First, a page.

For several weeks this season, the women’s hockey team (19-5-1 overall, 12-5-1 Eastern College Athletic Conference) has overcome challenges to produce consistent success. This past weekend proved to be no different as the No. 9 Tigers took down ECAC rival No. 10 Colgate (17-6-7, 9-4-5) by a score of 4-2 on Friday. Princeton then proceeded to shut out Cornell (9-12-4, 5-9-4) 5-0, clinching the Ivy League championship, which is awarded to the school with the best Ivy conference record.
A road challenge for the Tigers, Friday night’s match against Colgate pitted the two teams, both tied for No. 3 in the ECAC, against each other. The game carried even greater stakes because as the end-of-season ECAC championships approach, every win increases the Tigers’ chances of gaining home ice advantage in the tournament.
Providing insight into the significance of Friday’s match in terms of rankings, junior forward Fiona McKenna explained, “Our biggest goal was to get four points, two points for each win. In fact, we didn’t want to focus on huge goals.”
Clearly the Tigers were successful in reaching their goal. Princeton now controls the No. 3 spot in ECAC and is only one point behind second place Clarkson, and four behind top-seeded Quinnipiac.
Despite the Tigers’ recent success, it was Colgate who scored Friday’s first goal, less than three minutes into the match. Princeton’s freshman forward and ECAC Rookie of the Month Karlie Lund responded two minutes later by tieing the game at a goal apiece. Lund’s goal was just the beginning of a phenomenal night for the star rookie.
After a goal from freshman forward Keiko DeClerck and a second Colgate goal, the two teams entered the third period tied at 2-2. However, Lund would score two unanswered goals in the final period to secure the game for the Tigers. On top of Lund’s defense, senior goaltender Kimberly Newell recorded 37 saves, cutting off every Colgate attempt to come back.
The Colgate match secured Princeton’s standing in both national and ECAC rankings but the real celebration came on Saturday against Cornell when the Tigers won their first Ivy League Championship in ten years.
The historic game raced to a controversial start when officials discounted junior forward Hilary Lloyd’s power-play goal three minutes into the game. Though unfortunate, the moment proved to be pivotal for the Tigers’ eventual success. McKenna reflected, “Versus Cornell, in previous years we would have been down and given up, but it just fueled us. We used the bad luck as fuel this weekend.”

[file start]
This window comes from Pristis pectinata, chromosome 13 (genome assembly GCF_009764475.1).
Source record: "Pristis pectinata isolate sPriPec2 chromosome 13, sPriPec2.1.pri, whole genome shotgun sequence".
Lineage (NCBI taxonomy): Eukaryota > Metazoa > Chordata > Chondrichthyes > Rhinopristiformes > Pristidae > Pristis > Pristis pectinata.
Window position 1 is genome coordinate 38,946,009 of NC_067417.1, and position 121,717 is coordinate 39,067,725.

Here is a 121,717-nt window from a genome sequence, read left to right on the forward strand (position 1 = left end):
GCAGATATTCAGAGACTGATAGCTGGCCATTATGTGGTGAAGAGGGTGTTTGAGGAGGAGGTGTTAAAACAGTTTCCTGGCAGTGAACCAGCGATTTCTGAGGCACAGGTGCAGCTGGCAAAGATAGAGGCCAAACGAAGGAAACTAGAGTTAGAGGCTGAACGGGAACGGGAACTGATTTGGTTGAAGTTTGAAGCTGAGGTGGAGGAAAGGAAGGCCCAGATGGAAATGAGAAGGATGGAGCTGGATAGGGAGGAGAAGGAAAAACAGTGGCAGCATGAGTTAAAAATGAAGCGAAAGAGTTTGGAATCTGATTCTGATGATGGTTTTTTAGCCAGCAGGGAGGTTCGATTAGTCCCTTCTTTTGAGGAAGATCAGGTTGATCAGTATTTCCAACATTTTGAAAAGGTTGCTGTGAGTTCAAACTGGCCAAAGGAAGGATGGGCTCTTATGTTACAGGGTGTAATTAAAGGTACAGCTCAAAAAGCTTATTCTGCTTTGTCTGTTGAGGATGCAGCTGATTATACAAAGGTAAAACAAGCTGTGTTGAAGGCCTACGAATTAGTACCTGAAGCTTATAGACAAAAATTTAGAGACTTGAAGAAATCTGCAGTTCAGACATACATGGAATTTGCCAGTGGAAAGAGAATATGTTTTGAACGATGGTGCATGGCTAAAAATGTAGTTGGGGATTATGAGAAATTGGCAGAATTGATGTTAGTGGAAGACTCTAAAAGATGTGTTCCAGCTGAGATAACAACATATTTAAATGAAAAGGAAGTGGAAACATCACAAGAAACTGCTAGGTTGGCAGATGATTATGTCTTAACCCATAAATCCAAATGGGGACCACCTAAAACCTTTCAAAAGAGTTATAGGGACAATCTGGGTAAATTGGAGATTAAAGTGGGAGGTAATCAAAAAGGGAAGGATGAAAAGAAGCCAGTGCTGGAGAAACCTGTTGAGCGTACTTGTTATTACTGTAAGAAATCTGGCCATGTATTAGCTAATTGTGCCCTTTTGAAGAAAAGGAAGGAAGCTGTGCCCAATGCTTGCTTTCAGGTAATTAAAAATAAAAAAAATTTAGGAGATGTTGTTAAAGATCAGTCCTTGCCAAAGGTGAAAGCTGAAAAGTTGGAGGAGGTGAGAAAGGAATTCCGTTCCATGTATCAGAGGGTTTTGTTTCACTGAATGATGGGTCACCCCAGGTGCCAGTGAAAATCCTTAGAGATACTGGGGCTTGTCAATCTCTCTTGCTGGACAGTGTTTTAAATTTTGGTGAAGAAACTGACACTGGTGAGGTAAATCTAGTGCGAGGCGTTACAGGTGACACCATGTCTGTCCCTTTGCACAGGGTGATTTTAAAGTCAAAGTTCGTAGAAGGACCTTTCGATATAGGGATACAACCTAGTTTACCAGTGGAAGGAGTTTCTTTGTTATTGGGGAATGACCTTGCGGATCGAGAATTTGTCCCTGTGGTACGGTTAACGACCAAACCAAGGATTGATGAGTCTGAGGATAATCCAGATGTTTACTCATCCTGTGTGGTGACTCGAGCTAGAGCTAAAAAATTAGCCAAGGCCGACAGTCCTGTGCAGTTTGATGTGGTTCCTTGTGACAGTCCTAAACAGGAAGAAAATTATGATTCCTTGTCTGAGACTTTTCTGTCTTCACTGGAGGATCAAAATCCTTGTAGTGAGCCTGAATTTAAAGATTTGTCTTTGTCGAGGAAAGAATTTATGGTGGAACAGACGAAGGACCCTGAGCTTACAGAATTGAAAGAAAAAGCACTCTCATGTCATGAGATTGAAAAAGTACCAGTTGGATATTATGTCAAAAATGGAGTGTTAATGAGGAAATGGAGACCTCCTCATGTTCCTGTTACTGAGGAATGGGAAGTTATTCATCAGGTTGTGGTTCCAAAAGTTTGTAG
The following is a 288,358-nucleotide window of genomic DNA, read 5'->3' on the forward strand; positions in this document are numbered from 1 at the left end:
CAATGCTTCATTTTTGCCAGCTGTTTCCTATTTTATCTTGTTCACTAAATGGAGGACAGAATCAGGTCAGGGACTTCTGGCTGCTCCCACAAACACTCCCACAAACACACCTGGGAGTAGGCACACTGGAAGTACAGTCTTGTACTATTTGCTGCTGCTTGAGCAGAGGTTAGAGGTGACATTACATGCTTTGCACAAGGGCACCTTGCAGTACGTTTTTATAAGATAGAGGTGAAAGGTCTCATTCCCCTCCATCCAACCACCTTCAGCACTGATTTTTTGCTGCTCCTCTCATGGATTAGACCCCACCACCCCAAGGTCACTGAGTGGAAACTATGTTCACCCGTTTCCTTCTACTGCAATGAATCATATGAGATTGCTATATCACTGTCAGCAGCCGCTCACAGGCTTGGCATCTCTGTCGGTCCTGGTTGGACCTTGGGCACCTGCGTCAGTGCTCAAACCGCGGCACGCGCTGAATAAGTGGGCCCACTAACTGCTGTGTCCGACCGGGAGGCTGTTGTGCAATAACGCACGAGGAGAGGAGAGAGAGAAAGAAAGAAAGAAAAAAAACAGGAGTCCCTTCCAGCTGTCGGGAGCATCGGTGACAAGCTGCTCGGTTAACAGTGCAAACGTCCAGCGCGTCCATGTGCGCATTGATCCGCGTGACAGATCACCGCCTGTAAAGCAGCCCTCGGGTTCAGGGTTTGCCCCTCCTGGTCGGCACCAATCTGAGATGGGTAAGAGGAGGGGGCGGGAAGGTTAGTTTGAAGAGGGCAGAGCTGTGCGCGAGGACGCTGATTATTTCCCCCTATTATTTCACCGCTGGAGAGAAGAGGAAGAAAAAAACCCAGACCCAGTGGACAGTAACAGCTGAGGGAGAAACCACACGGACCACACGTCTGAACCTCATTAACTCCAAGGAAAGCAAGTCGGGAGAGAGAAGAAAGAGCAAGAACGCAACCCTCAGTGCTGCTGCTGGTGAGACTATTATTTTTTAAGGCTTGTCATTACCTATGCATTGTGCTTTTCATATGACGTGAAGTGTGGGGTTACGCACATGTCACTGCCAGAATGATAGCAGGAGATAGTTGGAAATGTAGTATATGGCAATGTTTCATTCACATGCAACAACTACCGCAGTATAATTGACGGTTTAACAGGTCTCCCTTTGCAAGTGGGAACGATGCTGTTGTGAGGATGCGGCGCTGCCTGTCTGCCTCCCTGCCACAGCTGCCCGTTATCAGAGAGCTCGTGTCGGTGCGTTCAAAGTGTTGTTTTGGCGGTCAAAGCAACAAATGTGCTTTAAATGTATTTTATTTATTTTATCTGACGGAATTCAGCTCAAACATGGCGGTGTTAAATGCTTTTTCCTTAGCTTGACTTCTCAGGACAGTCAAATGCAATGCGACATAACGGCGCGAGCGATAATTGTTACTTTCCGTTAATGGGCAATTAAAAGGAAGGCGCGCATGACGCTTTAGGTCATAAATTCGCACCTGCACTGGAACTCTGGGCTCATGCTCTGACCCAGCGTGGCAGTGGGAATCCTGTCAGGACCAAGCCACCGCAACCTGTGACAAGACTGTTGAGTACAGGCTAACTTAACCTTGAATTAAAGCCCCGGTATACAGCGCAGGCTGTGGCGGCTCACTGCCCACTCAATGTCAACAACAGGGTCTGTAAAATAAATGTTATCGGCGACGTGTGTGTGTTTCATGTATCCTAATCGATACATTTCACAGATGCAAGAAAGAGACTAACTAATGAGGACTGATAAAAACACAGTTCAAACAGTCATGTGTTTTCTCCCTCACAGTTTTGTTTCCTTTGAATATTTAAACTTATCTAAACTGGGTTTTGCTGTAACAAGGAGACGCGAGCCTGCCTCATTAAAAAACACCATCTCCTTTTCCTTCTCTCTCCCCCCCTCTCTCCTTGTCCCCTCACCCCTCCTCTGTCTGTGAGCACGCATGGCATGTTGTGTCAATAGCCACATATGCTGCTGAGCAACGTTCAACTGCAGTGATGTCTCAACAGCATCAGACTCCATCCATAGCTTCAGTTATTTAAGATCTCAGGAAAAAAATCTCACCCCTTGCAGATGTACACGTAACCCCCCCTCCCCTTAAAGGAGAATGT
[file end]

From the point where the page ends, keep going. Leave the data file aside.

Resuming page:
Following a scoreless first period, the Tigers came out with energy and poise in the second period. Junior forward Cassidy Tucker and senior forward Cristin Shanahan both scored to give the Tigers a commanding 2-0 lead.
To finish off Cornell, freshman defender Kimiko Marinacci scored early in the third, and junior forwards Morgan Sly and Hilary Lloyd each contributed an empty net goal.
Given the dominating performance, the Tigers began to celebrate with two minutes remaining in the game. McKenna recounted, “The best moment was at the end of the Cornell game. We were all jumping on the bench and celebrating. Everyone was so happy and there was a smile on everyone’s face.”
To be sure, the Tigers entered Saturday’s game expecting to bring home the championship, given their stellar 12-game winning streak earlier this season. Instead, the victory was more a testament to the Tigers’ determination and grit. Again, McKenna explained, “We knew that as long as we put in the work good things would happen. It wasn’t a surprise, but it felt so great knowing that it paid off. We stuck to the plan.”
Princeton will maintain home ice advantage in the final four games of the season. At the top of the opponent list is No. 2 Clarkson, whom the Tigers will face this Friday.
Though successful throughout the season, the Tigers remain humble and ready to improve. To provide insight into the team’s efforts and goals heading into the final home stretch, McKenna concluded, “I think that we are always trying to improve. Every day we work on playing a full 60 minutes. That’s the goal. I think that’s always something we work on until the final whistle blows. We just need to keep it rolling and stick together.”